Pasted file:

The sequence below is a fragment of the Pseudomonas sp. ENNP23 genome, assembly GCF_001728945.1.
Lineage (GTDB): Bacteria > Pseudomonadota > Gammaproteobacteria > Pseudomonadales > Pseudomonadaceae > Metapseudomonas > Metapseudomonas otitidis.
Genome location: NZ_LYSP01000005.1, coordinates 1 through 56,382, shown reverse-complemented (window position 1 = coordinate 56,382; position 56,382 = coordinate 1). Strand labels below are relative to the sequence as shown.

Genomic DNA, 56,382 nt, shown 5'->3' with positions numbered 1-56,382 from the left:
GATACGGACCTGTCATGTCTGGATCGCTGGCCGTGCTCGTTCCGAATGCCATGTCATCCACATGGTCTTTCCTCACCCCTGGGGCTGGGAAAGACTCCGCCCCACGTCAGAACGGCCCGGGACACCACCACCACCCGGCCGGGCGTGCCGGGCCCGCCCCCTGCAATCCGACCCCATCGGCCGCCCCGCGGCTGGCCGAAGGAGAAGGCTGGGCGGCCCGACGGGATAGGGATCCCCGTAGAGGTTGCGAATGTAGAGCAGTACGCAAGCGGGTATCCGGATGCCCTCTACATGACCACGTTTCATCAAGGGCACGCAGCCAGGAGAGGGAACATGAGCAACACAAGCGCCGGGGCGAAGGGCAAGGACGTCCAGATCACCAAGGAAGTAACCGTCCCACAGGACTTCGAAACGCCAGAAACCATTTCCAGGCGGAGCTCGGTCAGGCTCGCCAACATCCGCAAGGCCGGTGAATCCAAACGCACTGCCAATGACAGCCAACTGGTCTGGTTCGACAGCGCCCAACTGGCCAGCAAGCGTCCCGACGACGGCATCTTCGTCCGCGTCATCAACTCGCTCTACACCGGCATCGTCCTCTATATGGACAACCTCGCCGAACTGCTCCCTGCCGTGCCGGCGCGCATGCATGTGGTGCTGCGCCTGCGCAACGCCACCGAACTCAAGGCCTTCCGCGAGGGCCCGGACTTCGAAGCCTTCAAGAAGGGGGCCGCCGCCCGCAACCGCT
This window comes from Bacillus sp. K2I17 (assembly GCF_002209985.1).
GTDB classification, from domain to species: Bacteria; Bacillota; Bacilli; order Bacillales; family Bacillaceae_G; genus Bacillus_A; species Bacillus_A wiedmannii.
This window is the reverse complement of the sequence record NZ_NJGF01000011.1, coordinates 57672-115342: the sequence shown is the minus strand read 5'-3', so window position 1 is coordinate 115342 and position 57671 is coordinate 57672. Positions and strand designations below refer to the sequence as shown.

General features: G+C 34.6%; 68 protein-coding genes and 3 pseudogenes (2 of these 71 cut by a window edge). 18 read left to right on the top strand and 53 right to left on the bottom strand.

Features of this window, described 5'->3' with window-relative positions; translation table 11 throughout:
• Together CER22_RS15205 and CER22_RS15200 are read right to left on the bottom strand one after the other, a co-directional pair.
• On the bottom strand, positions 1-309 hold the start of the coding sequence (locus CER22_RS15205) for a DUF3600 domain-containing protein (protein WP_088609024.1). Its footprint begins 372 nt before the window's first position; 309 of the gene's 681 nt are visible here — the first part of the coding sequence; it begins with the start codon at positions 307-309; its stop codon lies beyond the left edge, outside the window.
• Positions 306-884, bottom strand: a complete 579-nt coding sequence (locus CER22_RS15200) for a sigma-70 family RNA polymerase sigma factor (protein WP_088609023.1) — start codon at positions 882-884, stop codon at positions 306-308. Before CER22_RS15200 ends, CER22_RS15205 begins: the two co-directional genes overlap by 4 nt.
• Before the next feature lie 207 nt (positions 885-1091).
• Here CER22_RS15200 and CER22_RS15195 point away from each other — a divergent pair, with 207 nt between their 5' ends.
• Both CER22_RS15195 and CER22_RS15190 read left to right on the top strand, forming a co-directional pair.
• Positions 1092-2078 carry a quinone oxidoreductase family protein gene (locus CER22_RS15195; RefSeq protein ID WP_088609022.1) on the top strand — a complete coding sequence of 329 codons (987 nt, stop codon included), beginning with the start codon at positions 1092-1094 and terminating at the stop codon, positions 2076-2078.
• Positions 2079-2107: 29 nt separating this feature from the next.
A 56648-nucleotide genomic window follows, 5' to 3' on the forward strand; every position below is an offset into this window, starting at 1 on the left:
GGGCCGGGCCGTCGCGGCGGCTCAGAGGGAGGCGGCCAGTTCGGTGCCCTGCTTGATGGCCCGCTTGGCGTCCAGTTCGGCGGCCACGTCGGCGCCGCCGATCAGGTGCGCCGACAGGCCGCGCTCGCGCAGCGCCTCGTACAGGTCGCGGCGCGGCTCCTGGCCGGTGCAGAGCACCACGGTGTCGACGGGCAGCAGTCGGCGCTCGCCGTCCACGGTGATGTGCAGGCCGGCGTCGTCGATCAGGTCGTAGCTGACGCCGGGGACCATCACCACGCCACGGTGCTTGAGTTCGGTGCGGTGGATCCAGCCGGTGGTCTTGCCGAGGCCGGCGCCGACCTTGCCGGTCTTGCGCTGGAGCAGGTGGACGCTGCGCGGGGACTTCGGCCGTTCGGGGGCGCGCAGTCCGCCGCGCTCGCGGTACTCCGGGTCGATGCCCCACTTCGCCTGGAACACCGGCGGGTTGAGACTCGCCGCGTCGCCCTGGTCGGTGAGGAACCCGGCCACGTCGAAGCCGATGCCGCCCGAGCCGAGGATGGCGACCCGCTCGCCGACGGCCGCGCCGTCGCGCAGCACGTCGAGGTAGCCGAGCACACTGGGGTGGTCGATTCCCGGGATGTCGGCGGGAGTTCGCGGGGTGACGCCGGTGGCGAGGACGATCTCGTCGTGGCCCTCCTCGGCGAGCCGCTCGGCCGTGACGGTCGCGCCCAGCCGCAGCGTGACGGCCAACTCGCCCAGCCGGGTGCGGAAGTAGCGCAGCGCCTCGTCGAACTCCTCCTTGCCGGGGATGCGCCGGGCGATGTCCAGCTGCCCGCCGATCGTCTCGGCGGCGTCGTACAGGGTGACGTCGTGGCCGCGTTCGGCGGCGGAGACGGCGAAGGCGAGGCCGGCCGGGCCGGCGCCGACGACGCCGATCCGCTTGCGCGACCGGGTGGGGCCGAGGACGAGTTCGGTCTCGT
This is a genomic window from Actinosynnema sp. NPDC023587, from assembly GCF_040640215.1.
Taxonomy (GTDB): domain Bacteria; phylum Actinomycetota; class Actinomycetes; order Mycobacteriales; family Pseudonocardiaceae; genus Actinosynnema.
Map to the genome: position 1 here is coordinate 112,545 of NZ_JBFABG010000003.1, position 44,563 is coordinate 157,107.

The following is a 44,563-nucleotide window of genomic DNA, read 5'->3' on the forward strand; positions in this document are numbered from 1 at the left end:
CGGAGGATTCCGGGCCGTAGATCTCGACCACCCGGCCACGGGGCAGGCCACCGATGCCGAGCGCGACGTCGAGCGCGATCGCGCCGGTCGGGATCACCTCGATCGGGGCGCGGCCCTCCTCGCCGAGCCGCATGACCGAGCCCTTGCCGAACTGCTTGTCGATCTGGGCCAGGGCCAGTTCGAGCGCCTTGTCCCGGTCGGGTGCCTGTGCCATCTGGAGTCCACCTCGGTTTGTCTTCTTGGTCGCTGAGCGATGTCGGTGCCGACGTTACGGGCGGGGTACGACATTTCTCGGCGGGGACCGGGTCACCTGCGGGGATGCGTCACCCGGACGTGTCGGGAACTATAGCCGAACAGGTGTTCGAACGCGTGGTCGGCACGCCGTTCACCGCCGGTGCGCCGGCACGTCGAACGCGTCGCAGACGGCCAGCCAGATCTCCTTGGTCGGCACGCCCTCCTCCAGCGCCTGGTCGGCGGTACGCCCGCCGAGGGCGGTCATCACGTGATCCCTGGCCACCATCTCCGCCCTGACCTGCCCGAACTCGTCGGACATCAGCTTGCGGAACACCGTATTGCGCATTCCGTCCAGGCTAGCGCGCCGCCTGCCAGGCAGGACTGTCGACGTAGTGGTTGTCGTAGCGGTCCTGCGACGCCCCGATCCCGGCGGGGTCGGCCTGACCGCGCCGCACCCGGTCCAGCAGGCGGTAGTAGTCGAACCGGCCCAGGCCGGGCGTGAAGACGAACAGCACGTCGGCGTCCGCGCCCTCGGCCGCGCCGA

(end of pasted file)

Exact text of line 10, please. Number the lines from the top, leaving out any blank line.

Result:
Features of this window, described 5'->3' with window-relative positions; translation table 11 throughout: